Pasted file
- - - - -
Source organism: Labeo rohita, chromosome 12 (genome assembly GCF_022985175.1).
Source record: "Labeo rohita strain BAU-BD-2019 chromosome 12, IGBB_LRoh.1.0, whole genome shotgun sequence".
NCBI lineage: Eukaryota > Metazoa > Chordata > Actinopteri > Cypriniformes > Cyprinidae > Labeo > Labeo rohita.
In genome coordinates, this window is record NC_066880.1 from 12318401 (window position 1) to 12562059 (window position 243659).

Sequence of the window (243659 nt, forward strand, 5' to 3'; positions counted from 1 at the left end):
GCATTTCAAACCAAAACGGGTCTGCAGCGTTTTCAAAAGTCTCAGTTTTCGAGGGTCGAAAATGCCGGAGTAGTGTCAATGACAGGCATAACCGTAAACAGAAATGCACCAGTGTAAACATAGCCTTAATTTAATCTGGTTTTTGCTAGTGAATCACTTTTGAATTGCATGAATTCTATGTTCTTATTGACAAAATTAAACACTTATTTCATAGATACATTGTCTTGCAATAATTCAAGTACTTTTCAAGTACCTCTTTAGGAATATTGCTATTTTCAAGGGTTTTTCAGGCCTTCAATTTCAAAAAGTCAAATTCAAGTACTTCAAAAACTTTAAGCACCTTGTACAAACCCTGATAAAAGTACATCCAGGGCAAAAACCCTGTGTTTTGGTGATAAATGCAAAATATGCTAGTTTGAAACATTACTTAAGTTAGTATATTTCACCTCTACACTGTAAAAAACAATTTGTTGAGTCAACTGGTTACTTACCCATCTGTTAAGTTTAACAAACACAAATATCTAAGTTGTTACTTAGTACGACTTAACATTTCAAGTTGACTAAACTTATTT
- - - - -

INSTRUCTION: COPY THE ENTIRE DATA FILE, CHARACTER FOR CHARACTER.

Source organism: Labeo rohita, chromosome 12 (genome assembly GCF_022985175.1).
Source record: "Labeo rohita strain BAU-BD-2019 chromosome 12, IGBB_LRoh.1.0, whole genome shotgun sequence".
NCBI lineage: Eukaryota > Metazoa > Chordata > Actinopteri > Cypriniformes > Cyprinidae > Labeo > Labeo rohita.
In genome coordinates, this window is record NC_066880.1 from 12318401 (window position 1) to 12562059 (window position 243659).

Sequence of the window (243659 nt, forward strand, 5' to 3'; positions counted from 1 at the left end):
GCATTTCAAACCAAAACGGGTCTGCAGCGTTTTCAAAAGTCTCAGTTTTCGAGGGTCGAAAATGCCGGAGTAGTGTCAATGACAGGCATAACCGTAAACAGAAATGCACCAGTGTAAACATAGCCTTAATTTAATCTGGTTTTTGCTAGTGAATCACTTTTGAATTGCATGAATTCTATGTTCTTATTGACAAAATTAAACACTTATTTCATAGATACATTGTCTTGCAATAATTCAAGTACTTTTCAAGTACCTCTTTAGGAATATTGCTATTTTCAAGGGTTTTTCAGGCCTTCAATTTCAAAAAGTCAAATTCAAGTACTTCAAAAACTTTAAGCACCTTGTACAAACCCTGATAAAAGTACATCCAGGGCAAAAACCCTGTGTTTTGGTGATAAATGCAAAATATGCTAGTTTGAAACATTACTTAAGTTAGTATATTTCACCTCTACACTGTAAAAAACAATTTGTTGAGTCAACTGGTTACTTACCCATCTGTTAAGTTTAACAAACACAAATATCTAAGTTGTTACTTAGTACGACTTAACATTTCAAGTTGACTAAACTTATTT